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Brooklyn, New York 11217


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Our diverse, vibrant community may be destroyed by Bruce Ratner. Bruce Ratner’s plan to bring the New Jersey Nets to Brooklyn will involve building a 20,000 seat arena with 8.7 million square feet of retail, commercial and residential space in Prospect Heights and Park Slope, Brooklyn. The developer's proposed "Atlantic Yards" project has bypassed the democratic process, abuses eminent domain, would create seriously adverse environmental impacts and if built the project would be the denset residential community in the United States by a factor of 2. This primarily luxury housing project has been proposed to enrich the development corporation Forest City Ratner while it is dependent on close to $2 billion in public subsidies.

Develop Don’t Destroy Brooklyn is a broad-based coalition of concerned residents, tenants, home-, business- and property owners living near and within the “footprint” of Forest City Ratner’s proposed 22-acre development plan, as well as all those around Brooklyn and New York City concerned with the issues raised by the Ratner proposal.

Some in Brooklyn may want the Nets, but no one wants a secret, taxpayer-subsidized sweetheart deal shoved down their throats. We deserve and demand development that’s good for Brooklyn, not simply good for Bruce Ratner and his friends.

We believe there are realistic, appropriate alternatives that are pro-development and that are beneficial to our community and to Brooklyn.

A major component of the fight against Ratner's land grab is the legal fight. We have hired Jeffrey S. Baker, a prominent Albany-based attorney (from the law firm Young, Sommer,Ward, Ritzenberg, Baker & Moore) to guide us in the legal fight against this abusive project. We have also retained the highly skilled civil rights and constitutional attorney Matthew Brinckerhoff (from the law firm Emery, Celli, Brinckerhoff & Abady) as lead counsel on the federal eminent domain lawsuit filed on October 26, 2006. Together with important experts in the fields of economics, traffic, pollution and waste, Mr. Baker, Mr. Brinckerhoff and Develop Don't Destroy Brooklyn are committed to challenging the proposed plan.

Jeffrey S. Baker has extensive experience in environmental, zoning and land use law.  He has represented both the public and private sector, including major environmental organizations in the permitting and opposition to major commercial and industrial projects.  Mr. Baker is a member of the Executive Committee of the Environmental Law Section of the NYS Bar Association and is currently co-chair of its Committee on Historic Preservation, Parks, and Recreation.  Mr. Baker represented Friends of Hudson in its multiyear battle against the St. Lawrence Cement Company's initiative to build a polluting mega-project along the Hudson River in Columbia County. Despite a sizeable legal war chest deployed by the Cement Company, the opposition mounted by a determined network of grassroots activists and public interest lawyers, led by Mr. Baker, succeeded in blocking the plant. [Lawsuit status.]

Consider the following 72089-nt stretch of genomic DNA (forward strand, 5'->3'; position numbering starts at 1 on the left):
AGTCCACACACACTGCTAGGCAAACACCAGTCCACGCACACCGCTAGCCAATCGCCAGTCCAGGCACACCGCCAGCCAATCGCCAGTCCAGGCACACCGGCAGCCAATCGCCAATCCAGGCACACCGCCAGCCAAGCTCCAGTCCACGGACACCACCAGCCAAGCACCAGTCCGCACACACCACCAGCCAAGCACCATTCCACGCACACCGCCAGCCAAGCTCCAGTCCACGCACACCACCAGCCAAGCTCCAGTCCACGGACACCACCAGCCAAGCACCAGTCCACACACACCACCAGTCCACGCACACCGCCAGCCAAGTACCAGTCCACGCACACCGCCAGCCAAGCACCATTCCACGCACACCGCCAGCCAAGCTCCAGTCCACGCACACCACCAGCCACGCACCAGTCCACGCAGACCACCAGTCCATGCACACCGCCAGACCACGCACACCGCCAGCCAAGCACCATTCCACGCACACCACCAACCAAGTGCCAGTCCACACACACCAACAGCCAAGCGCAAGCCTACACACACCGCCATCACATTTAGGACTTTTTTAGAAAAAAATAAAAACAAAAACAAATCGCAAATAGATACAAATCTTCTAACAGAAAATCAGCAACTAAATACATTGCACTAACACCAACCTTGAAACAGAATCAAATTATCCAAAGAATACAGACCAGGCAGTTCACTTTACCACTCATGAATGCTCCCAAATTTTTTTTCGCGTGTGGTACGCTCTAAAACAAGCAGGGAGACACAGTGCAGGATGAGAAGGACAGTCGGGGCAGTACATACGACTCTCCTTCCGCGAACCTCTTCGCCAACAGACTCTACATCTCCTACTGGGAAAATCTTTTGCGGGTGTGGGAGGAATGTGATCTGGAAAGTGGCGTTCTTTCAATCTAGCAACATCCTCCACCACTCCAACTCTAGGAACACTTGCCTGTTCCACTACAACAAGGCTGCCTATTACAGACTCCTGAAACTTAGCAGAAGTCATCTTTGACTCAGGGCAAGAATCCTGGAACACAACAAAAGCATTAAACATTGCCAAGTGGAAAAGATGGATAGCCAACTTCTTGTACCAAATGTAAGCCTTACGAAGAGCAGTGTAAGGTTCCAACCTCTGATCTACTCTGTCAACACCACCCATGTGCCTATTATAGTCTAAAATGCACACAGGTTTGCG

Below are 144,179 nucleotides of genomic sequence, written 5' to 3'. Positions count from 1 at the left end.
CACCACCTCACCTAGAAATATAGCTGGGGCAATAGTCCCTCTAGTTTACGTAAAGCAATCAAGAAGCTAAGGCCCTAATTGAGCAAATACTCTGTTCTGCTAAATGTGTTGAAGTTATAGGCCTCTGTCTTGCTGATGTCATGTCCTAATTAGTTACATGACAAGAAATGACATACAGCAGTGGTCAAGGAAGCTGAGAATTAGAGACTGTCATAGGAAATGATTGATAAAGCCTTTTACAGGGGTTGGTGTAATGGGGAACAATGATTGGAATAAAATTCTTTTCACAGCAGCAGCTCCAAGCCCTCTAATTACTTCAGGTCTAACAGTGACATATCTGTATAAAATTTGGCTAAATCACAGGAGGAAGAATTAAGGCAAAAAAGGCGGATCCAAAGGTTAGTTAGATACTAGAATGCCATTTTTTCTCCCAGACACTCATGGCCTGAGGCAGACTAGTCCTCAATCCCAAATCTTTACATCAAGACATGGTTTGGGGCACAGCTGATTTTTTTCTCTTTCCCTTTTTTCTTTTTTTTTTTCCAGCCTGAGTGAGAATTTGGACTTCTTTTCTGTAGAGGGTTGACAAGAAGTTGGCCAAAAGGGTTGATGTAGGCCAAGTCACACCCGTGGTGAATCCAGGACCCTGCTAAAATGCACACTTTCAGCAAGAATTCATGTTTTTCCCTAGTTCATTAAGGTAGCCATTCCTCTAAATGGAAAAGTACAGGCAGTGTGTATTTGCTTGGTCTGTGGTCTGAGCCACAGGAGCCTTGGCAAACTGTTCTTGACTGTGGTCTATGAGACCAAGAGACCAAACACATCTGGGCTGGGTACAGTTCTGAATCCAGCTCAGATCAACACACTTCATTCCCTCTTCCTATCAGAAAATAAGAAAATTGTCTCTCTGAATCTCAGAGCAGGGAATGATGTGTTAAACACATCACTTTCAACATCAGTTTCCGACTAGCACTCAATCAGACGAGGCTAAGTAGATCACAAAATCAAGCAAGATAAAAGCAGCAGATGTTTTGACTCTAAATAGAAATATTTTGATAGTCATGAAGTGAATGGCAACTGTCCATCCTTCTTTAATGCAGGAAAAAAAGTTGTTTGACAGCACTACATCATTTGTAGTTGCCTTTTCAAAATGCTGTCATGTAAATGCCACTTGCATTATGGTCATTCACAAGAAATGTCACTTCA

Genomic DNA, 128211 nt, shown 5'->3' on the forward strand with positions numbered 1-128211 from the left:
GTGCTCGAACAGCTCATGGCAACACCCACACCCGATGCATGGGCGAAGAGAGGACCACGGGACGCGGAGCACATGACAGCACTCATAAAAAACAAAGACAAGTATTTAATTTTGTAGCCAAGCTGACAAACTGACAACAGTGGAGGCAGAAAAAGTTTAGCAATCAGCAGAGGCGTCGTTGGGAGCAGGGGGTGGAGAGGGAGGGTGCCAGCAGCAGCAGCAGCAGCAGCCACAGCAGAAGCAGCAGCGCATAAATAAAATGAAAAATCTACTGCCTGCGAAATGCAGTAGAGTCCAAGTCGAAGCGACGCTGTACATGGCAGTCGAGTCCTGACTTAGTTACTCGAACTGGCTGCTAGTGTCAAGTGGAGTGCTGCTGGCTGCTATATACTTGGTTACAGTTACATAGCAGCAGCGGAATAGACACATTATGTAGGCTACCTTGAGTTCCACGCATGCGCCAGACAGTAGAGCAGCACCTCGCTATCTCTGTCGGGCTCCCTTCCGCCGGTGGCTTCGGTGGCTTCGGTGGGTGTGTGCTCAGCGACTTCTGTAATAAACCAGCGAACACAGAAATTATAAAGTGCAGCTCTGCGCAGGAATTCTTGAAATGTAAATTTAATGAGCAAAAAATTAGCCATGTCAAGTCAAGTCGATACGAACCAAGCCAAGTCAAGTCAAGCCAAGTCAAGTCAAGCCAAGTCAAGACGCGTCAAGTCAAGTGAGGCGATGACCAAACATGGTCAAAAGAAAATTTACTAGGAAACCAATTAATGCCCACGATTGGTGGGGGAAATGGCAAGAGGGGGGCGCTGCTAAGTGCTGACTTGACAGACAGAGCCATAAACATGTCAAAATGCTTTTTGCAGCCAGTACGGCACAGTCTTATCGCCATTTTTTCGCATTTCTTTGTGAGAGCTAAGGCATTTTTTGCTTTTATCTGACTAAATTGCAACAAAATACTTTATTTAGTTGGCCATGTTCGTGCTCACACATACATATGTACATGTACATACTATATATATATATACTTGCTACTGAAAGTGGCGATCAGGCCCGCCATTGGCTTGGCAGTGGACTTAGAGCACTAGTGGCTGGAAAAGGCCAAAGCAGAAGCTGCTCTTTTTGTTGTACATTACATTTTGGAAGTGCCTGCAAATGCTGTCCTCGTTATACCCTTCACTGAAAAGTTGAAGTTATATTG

Matthew D. Brinckerhoff is a founding partner of his firm. Mr. Brinckerhoff has a diverse general, commercial, and civil rights litigation practice, with a focus on representing individuals and not-for-profit corporations in First Amendment, police misconduct, discrimination, voting rights, and government contracting cases. Mr. Brinckerhoff began his legal career as a law clerk to Naomi Reice Buchwald in the federal district court for the Southern District of New York and as a litigator with the law firm of Dorsey & Whitney. From 1992 to 1995, Mr. Brinckerhoff worked for South Brooklyn Legal Services, prosecuting government reform class actions and providing direct client representation to persons unable to afford legal counsel.  Mr. Brinckerhoff, along with Jonathan Abady, successfully litigated Gasperini v. The Center for Humanities, 518 U.S. 415 (1996), in the United States Supreme Court. Mr. Brinckerhoff also has substantial experience in class action and multi-party litigation, including Tyson v. City of New York, representing a class of 60,000 who were arrested for minor violations and strip-searched in violation of their Fourth Amendment rights, and which was ultimately settled for $50 million. He is a member of the American Constitution Society; Association of the Bar of the City of New York and the Police Abuse Lawyers Coalition.

We are raising funds to help in this effort from concerned residents and citizens like you. However, legal battles spanning many years are expensive and our estimated costs ARE $700,000-$900,000. Below is a contribution form for Develop Don’t Destroy: Brooklyn--your support is crucial to the struggle for fair, inclusive, and responsible development that benefits the borough of Brooklyn and its communities.